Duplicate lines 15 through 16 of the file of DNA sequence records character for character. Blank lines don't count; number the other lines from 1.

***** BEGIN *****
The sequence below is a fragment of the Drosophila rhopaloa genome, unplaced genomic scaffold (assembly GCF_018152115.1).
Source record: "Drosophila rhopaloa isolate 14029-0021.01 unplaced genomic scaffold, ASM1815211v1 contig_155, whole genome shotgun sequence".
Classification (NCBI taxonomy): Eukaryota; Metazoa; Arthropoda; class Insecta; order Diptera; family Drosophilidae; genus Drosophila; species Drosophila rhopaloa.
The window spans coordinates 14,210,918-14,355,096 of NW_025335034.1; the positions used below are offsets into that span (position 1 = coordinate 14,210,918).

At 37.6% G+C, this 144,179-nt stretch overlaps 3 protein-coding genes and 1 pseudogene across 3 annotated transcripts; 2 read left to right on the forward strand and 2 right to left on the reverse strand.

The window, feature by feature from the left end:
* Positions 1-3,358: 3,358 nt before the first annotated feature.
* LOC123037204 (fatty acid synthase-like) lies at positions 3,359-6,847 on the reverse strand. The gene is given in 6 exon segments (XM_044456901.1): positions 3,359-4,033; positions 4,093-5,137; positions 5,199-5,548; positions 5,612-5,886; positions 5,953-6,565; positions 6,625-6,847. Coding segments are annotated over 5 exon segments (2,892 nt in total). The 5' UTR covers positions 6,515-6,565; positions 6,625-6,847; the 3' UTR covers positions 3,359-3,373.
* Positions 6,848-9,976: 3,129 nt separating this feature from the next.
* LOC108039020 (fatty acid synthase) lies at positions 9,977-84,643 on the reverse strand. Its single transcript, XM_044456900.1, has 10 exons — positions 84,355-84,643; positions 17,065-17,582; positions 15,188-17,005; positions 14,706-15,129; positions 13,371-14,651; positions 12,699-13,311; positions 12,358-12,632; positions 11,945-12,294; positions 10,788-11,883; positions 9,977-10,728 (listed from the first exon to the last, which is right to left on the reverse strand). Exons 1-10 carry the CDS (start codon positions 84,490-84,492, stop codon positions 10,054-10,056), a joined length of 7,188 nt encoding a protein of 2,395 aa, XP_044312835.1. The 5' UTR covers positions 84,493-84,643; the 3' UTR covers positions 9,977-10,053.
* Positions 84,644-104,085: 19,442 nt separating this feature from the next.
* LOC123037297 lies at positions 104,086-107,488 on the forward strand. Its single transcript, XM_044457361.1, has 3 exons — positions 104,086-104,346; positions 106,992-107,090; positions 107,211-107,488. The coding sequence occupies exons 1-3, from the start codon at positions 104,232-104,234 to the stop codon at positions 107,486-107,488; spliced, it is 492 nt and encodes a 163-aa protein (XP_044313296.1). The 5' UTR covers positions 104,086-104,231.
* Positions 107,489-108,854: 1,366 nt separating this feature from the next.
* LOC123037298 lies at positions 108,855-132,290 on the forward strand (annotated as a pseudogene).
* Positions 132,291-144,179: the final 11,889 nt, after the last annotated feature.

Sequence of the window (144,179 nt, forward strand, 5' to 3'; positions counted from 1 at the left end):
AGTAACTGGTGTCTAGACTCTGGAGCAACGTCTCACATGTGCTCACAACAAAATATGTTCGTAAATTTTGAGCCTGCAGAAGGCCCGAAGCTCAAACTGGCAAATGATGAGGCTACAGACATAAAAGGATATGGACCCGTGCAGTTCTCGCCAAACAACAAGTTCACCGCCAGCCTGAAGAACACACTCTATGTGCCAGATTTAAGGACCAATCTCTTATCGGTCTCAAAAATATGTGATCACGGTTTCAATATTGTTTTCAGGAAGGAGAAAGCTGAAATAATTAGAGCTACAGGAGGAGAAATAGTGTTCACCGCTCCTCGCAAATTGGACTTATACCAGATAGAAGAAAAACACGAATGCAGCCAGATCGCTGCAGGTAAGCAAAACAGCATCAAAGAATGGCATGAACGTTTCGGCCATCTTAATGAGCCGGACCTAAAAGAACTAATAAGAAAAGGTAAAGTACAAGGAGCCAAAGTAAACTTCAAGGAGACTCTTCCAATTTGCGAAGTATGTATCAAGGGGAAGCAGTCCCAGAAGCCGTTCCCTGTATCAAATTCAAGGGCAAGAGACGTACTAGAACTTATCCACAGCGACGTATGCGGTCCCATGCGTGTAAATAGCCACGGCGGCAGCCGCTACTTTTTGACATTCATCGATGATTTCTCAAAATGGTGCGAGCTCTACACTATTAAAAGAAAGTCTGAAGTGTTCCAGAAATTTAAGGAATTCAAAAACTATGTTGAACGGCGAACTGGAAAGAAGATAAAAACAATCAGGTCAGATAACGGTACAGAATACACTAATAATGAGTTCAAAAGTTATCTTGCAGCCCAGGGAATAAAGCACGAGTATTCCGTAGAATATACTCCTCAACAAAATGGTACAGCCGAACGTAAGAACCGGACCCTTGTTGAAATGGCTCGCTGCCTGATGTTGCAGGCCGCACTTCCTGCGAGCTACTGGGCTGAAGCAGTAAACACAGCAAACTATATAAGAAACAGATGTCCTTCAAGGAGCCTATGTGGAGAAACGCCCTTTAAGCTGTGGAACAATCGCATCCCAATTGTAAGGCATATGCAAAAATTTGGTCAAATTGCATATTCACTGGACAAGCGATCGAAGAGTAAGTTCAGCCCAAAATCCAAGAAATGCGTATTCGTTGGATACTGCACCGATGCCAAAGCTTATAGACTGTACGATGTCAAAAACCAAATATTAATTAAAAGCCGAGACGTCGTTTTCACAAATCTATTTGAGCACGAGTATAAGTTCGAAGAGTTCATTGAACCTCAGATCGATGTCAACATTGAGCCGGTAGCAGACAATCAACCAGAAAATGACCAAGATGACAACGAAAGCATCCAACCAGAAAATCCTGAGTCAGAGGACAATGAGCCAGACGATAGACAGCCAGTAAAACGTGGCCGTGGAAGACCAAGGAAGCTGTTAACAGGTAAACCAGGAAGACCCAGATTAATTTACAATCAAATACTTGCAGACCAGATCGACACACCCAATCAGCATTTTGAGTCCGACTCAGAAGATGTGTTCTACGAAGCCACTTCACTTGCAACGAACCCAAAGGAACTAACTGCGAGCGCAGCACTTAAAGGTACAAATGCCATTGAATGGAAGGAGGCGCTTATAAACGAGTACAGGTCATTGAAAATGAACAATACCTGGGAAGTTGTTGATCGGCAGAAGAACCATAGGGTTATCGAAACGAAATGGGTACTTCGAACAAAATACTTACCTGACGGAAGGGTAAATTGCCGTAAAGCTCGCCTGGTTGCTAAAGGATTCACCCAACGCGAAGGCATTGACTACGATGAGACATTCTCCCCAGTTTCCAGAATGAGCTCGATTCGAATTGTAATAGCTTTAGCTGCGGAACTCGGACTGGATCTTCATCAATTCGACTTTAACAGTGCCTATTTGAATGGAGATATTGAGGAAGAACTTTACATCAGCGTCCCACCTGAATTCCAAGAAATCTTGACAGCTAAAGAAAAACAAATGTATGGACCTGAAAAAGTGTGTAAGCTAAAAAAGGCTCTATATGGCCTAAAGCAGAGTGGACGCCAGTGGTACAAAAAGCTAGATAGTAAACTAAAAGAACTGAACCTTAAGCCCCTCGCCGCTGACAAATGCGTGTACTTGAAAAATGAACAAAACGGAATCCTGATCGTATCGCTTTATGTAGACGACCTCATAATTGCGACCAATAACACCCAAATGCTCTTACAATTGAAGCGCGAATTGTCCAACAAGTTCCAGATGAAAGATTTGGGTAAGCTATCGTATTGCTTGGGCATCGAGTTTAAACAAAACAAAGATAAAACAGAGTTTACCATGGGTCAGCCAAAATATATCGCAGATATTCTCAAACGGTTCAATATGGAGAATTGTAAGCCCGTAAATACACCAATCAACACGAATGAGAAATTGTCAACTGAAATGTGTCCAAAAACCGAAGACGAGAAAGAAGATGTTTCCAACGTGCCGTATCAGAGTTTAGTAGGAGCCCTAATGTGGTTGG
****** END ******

* Positions 132,291-144,179: the final 11,889 nt, after the last annotated feature.

Sequence of the window (144,179 nt, forward strand, 5' to 3'; positions counted from 1 at the left end):